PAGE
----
The Sullen Boredom of Jeans

Cover of David Baboulene's book 'Jumping Ships'

I've been reading Jumping Ships: The Global Misadventures of a Cargo Ship Apprentice by David Baboulene. The blurb describes him as "like a Bryson who has really played the field". However, Bill Bryson strikes me as cautious. I can't imagine him going for a run around an animals' watering-hole during the African sunset, "bereft of the basics for supporting life, and closer to nature, red in tooth and claw, than humans can advisably get". Closer, that is, to a nature where:

It wasn't just lions and leopards one had to fear in this part of the world. There were insects that could kill you! Plants that could maim! Spiders, snakes, crocodiles! Who knows what might drop out of a tree?! Even the dogs would tear you limb from limb — none of that 'nice-doggy-fetch-the-stickie-have-a-bonio' stuff around here. Just Death. This was nature with the roof off.

That was one misadventure Baboulene had, during a stop-over in Kenya while waiting for his ship to arrive. Another, which happened to him later while ashore in South Africa, was having to dress up as a nurse in order to escape from a nursing home. Which brings me to my title subject. Baboulene writes:

Now, I do not wish to make any statements here which could prejudice judgement or lead to awkward questions at some future date. We were all young once, and these things happen, but I have to admit that there was something — I don't know — intriguing about wearing Chevvy's clothes. I mean, I don't want to make a habit of it or anything, you understand, but it was a new experience in life's rich tapestry and it felt… soft. It was different from the sullen day-to-day boredom of men's jeans and T-shirts. There is a sensual side to women's clothes which we chaps are denied in our own wardrobes.

"… soft". I find it rather sad that Baboulene waited so long to experience this. The trousers I wrote about in my last post were very soft: as I said there, they're probably the most comfortable pair I've worn. Sensuality in both colour and texture is something the Moroccans seem extremely good at. And they don't restrict it to women.

Morocco Brought Me Colour: Silver

The trousers shown in these photos were, I have to admit, a slight mistake. I'd asked for grey velvet, but the nearest fabric the tailor could find turned out to be an intense silver. But they're the most comfortable trousers I've ever worn, and warm as well. The detail of pleats in the third photo shows the care that went into making them.

Silver velvet Moroccan qandrissi

Silver velvet Moroccan qandrissi

Silver velvet Moroccan qandrissi (detail of pleats)

Morocco Brought Me Colour: Orange

Still on trousers, but back to the topic of colours. This is a pair of orange velvet qandrissi, from "Fez":
Orange velvet Moroccan qandrissi

I've said that qandrissi are typically ¾ length. These, however, were made for me. Omar at Fez took my measurements to Tangier, where a tailor converted them into trousers. He knew that I wanted the legs to go down to my ankles.

Finally, let's contemplate some colour contrast. These orange trousers with the ice-blue shirt.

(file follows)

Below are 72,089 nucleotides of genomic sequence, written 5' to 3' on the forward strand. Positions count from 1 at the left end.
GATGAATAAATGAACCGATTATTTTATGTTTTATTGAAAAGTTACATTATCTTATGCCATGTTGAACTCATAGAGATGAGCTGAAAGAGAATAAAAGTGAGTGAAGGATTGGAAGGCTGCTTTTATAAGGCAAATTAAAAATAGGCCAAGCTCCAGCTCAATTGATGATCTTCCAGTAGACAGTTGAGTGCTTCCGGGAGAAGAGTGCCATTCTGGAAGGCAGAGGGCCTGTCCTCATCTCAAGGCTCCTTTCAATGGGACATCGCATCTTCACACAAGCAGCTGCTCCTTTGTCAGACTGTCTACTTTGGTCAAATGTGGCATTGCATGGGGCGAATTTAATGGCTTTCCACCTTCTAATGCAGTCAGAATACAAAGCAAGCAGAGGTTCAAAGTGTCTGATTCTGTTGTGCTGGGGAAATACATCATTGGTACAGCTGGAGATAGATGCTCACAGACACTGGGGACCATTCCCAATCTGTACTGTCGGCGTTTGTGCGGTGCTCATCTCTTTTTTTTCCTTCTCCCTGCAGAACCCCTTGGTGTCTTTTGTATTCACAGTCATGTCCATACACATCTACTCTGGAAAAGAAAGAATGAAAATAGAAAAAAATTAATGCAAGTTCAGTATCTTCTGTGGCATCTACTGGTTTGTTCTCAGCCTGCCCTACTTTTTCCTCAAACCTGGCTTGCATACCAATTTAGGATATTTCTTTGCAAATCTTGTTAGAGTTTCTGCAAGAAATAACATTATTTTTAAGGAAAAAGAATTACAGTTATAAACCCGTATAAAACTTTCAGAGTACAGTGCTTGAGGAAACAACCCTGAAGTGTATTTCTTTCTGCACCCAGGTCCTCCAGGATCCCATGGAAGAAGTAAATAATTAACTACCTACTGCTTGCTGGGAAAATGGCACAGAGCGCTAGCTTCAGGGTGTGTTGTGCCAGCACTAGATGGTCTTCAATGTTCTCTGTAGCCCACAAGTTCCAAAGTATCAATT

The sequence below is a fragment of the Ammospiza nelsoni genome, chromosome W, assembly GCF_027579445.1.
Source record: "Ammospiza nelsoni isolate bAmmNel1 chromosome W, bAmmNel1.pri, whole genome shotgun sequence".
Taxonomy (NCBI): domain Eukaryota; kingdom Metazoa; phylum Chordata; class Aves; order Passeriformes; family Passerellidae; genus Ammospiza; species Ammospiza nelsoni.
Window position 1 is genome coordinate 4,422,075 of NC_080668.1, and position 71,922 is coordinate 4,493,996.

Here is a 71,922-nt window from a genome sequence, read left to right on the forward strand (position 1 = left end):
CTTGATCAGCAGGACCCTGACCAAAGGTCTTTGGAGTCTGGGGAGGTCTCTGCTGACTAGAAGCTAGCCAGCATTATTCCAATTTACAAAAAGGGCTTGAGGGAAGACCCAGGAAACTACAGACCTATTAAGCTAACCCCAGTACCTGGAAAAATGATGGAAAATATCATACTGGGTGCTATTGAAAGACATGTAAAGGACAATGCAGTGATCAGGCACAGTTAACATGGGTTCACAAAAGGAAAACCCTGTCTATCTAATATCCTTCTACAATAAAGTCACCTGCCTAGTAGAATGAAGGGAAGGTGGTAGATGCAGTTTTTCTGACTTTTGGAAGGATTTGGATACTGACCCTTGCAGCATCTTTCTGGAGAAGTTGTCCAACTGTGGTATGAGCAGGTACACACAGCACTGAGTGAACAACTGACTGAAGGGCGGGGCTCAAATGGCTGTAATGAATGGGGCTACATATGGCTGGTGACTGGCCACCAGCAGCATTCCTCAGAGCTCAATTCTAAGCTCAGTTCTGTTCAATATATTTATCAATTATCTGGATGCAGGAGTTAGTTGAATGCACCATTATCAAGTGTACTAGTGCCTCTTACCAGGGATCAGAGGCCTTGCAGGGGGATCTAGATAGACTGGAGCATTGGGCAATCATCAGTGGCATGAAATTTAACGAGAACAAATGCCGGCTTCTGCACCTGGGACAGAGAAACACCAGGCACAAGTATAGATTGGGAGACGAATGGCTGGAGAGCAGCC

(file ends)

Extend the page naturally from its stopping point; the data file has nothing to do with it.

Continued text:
Orange velvet Moroccan qandrissi contrasted with ice-blue velvet Moroccan shirt


Sage-green velvet Moroccan shirt and blue qandrissi (worn at Russian Orthodox Bazaar in Oxford)
Photo: James Hyndman

In my last post, I said I'd explain the above image. I'm wearing the sage-green Moroccan shirt, and also a pair of Moroccan "qandrissi". These are baggy trousers with the crotch at the knee or a bit lower, usually heavily pleated, ¾ length, with the lower legs narrow and sometimes finished with button-up cuffs. I wore a suede waistcoat over the shirt: something about its relatively snug fit and the V and VV at top and bottom seemed to make a nice contrast with the volume of the trousers. Also, its colour was a nice bridge between the yellow-green and the blue.

Here's a detail from the photo, showing the pleats and cuffs — the latter just visible as a button on the right, and a loose thread dangling from a not-quite-visible button on the left.

Blue Moroccan qandrissi (detail of pleats, dart, and cuffs)
Photo: James Hyndman

The detail also shows: the two nested triangles making up the "Moroccan dart" at the end of the fly; seams where the lower-leg sections are attached; and seams showing the extent of the pockets. These are very conveniently deep, much more so than in conventional trousers. It's a nice habit in English villages that householders put boxes of windfall apples out for passers-by. I once walked home from a neighbouring village with a kilo of these, divided between my two pockets. The pockets' depth also means that keys and other valuables don't fall out: a security enhanced because the pockets often have zips.

The photo below is another pair, petrel-green, again showing the pleats:

Green Moroccan qandrissi
Photo: Paddy Summerfield

It's odd that none of the high-street brands have learnt from this. As well as having secure deep pockets, the trousers' loose fit makes them very very comfortable, and the cut means they don't wrinkle as easily as with our styles, so one can keep them smart for longer. The whole design is much better thought out.

Morocco Brought Me Colour: Violet

Plum velvet Moroccan shirt

Plum velvet Moroccan shirt (detail of embroidery)